‘Chilworth Silver’Blue-green foliage with silvery undersides
‘Compacta’Dwarf variety with compact growth habit
‘Green Arrow’Narrow, columnar form with dark green foliage
‘Greenstead Magnifica’Compact form with dense foliage and a pyramidal shape
‘Kornik’Compact, upright growth with dark green foliage
‘Pendula’Strongly weeping form with branchlets hanging vertically
‘Pendula Nana’Dwarf weeping variety featuring dense, pendulous foliage
‘Pygmaea Argentea’Dwarf form with blue-green foliage and silvery tips
‘Sparkling Arrow’Columnar form with bright green foliage
‘Strict Weeping’Extremely narrow, foliage hanging down
‘Van Pelts Blue’Compact, globe-shaped form with blue-green foliage
‘Variegata’Foliage has white to creamy-white variegation
‘Wilma Goldcrest’Compact, conical form with golden-yellow foliage

How to use Nootka Cypress

  • It can be used as an ornamental tree in gardens, parks, and landscapes due to its unique weeping habit and attractive foliage.
  • Due to its slow growth rate and interesting shape, the Nootka Cypress is a popular choice for bonsai enthusiasts. It can be trained and pruned to create a miniature version of the tree.
  • The dense foliage and pyramidal shape of the Nootka Cypress make it excellent for hedges or screens in the landscape. It can be planted in a row to provide privacy, block wind, or define boundaries within a garden.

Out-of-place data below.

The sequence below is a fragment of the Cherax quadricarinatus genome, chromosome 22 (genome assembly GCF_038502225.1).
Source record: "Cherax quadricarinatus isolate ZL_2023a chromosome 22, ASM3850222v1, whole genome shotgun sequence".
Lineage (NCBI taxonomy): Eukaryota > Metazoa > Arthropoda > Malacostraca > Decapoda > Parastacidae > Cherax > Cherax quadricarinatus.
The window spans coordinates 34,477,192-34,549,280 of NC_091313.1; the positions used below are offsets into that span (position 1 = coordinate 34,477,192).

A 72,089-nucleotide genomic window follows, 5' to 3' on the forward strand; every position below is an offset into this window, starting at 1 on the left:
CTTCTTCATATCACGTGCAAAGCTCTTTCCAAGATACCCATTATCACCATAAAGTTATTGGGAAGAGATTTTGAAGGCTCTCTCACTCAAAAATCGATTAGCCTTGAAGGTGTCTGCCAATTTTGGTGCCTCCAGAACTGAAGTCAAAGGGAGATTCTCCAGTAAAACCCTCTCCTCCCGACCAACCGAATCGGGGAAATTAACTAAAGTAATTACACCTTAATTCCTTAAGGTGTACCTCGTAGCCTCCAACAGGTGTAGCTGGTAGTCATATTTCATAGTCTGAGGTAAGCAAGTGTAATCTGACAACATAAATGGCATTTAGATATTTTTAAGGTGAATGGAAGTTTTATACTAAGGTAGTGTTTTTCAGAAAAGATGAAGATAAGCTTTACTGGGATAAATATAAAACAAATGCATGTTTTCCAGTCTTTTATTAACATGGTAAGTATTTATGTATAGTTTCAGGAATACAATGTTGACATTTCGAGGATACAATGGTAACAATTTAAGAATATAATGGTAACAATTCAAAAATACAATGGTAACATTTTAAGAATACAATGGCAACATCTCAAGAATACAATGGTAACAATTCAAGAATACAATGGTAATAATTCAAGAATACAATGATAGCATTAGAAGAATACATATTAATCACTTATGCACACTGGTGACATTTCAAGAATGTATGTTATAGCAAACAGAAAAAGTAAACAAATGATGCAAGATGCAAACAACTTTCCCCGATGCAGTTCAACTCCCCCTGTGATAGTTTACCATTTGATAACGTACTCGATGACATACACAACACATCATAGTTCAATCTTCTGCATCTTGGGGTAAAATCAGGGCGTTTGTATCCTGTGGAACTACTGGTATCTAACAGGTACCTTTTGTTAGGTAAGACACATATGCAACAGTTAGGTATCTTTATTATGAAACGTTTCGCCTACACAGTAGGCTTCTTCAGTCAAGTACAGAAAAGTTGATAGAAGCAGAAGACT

• It provides food and shelter for various birds and small mammals. Planting this tree in your yard can attract wildlife and contribute to the local ecosystem.
  • The wood of the Nootka Cypress is durable, resistant to decay, and has a pleasant yellow color. It can be used for construction, furniture, and carving, making it a valuable resource for woodworking projects.

Pruning Nootka Cypress

The weeping Nootka Cypress can be pruned throughout the year, except in late summer to early fall. Pruning stimulates new growth, which is not ideal as the tree is going into the winter dormant season. It will respond best to aggressive pruning during the winter dormant season when the tree isn’t actively growing. A spring or summer pruning session may be required to remove broken or damaged branches that were missed during the winter pruning session.

The weeping Nootka Cypress should be pruned when the branches require shaping or when damaged branches need removing. Careful pruning is needed to prevent further damage. This Cypress respond well to pruning when the cuts are made to new growth instead of cutting older wood. Avoid cutting into the branch collar, or the point where the branch meets the main trunk and swells out.

Use the three-cut method on large branches that are damaged and require full removal. This method involves making a cut halfway through the branch about 18 inches from the branch collar on the bottom side. The second cut is made on the top of the branch about 1 inch on the outer side of the first cut until the branch falls. Remove the remaining portion of the branch with a third cut next to the branch collar.